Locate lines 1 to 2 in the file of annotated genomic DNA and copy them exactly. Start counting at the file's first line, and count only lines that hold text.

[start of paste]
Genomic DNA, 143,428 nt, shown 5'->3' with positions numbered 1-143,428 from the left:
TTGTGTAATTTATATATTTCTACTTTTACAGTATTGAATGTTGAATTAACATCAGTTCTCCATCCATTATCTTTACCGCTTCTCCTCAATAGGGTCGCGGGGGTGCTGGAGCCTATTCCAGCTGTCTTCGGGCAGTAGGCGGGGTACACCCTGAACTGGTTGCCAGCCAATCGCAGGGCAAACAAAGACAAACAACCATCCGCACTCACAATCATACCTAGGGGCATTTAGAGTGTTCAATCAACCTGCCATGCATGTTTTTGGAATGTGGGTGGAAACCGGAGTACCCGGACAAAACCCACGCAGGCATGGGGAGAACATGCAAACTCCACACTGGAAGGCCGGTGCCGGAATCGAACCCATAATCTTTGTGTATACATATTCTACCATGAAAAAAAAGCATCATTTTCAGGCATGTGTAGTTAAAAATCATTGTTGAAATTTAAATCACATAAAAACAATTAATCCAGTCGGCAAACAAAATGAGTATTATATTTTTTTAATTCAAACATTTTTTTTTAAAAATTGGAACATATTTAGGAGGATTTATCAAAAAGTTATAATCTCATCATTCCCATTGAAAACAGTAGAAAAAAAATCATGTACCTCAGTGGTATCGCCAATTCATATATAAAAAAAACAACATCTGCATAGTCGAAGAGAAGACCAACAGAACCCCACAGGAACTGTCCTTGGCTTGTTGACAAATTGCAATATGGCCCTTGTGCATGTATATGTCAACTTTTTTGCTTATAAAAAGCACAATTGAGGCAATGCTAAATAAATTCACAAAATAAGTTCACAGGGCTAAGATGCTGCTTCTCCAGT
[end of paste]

Genomic DNA, 143,428 nt, shown 5'->3' with positions numbered 1-143,428 from the left:
TTGTGTAATTTATATATTTCTACTTTTACAGTATTGAATGTTGAATTAACATCAGTTCTCCATCCATTATCTTTACCGCTTCTCCTCAATAGGGTCGCGGGGGTGCTGGAGCCTATTCCAGCTGTCTTCGGGCAGTAGGCGGGGTACACCCTGAACTGGTTGCCAGCCAATCGCAGGGCAAACAAAGACAAACAACCATCCGCACTCACAATCATACCTAGGGGCATTTAGAGTGTTCAATCAACCTGCCATGCATGTTTTTGGAATGTGGGTGGAAACCGGAGTACCCGGACAAAACCCACGCAGGCATGGGGAGAACATGCAAACTCCACACTGGAAGGCCGGTGCCGGAATCGAACCCATAATCTTTGTGTATACATATTCTACCATGAAAAAAAAGCATCATTTTCAGGCATGTGTAGTTAAAAATCATTGTTGAAATTTAAATCACATAAAAACAATTAATCCAGTCGGCAAACAAAATGAGTATTATATTTTTTTAATTCAAACATTTTTTTTTAAAAATTGGAACATATTTAGGAGGATTTATCAAAAAGTTATAATCTCATCATTCCCATTGAAAACAGTAGAAAAAAAATCATGTACCTCAGTGGTATCGCCAATTCATATATAAAAAAAACAACATCTGCATAGTCGAAGAGAAGACCAACAGAACCCCACAGGAACTGTCCTTGGCTTGTTGACAAATTGCAATATGGCCCTTGTGCATGTATATGTCAACTTTTTTGCTTATAAAAAGCACAATTGAGGCAATGCTAAATAAATTCACAAAATAAGTTCACAGGGCTAAGATGCTGCTTCTCCAGT